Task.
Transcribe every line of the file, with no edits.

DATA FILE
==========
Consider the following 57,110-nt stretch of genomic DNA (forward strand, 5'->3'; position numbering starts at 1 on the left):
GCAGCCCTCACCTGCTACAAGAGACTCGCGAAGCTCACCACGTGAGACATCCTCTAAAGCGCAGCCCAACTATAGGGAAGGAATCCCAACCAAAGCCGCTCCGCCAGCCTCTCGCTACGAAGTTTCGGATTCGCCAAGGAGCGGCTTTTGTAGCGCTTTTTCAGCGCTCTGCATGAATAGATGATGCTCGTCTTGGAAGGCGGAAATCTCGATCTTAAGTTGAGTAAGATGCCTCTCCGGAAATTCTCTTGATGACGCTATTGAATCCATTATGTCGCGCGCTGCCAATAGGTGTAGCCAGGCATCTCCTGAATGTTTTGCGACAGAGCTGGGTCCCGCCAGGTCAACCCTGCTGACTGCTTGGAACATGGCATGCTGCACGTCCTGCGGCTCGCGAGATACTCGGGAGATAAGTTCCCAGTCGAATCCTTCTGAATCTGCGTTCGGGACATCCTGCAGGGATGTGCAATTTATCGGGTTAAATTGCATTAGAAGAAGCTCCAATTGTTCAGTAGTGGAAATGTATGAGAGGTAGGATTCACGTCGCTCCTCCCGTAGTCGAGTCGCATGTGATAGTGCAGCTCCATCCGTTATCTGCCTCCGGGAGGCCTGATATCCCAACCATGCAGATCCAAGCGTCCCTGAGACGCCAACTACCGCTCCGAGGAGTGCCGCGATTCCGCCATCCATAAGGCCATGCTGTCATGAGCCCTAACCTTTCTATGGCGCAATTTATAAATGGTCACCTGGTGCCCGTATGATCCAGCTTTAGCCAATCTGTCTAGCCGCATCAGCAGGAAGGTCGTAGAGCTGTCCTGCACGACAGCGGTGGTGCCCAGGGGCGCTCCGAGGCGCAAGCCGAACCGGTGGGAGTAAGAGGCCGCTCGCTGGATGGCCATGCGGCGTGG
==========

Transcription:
Consider the following 57,110-nt stretch of genomic DNA (forward strand, 5'->3'; position numbering starts at 1 on the left):
GCAGCCCTCACCTGCTACAAGAGACTCGCGAAGCTCACCACGTGAGACATCCTCTAAAGCGCAGCCCAACTATAGGGAAGGAATCCCAACCAAAGCCGCTCCGCCAGCCTCTCGCTACGAAGTTTCGGATTCGCCAAGGAGCGGCTTTTGTAGCGCTTTTTCAGCGCTCTGCATGAATAGATGATGCTCGTCTTGGAAGGCGGAAATCTCGATCTTAAGTTGAGTAAGATGCCTCTCCGGAAATTCTCTTGATGACGCTATTGAATCCATTATGTCGCGCGCTGCCAATAGGTGTAGCCAGGCATCTCCTGAATGTTTTGCGACAGAGCTGGGTCCCGCCAGGTCAACCCTGCTGACTGCTTGGAACATGGCATGCTGCACGTCCTGCGGCTCGCGAGATACTCGGGAGATAAGTTCCCAGTCGAATCCTTCTGAATCTGCGTTCGGGACATCCTGCAGGGATGTGCAATTTATCGGGTTAAATTGCATTAGAAGAAGCTCCAATTGTTCAGTAGTGGAAATGTATGAGAGGTAGGATTCACGTCGCTCCTCCCGTAGTCGAGTCGCATGTGATAGTGCAGCTCCATCCGTTATCTGCCTCCGGGAGGCCTGATATCCCAACCATGCAGATCCAAGCGTCCCTGAGACGCCAACTACCGCTCCGAGGAGTGCCGCGATTCCGCCATCCATAAGGCCATGCTGTCATGAGCCCTAACCTTTCTATGGCGCAATTTATAAATGGTCACCTGGTGCCCGTATGATCCAGCTTTAGCCAATCTGTCTAGCCGCATCAGCAGGAAGGTCGTAGAGCTGTCCTGCACGACAGCGGTGGTGCCCAGGGGCGCTCCGAGGCGCAAGCCGAACCGGTGGGAGTAAGAGGCCGCTCGCTGGATGGCCATGCGGCGTGG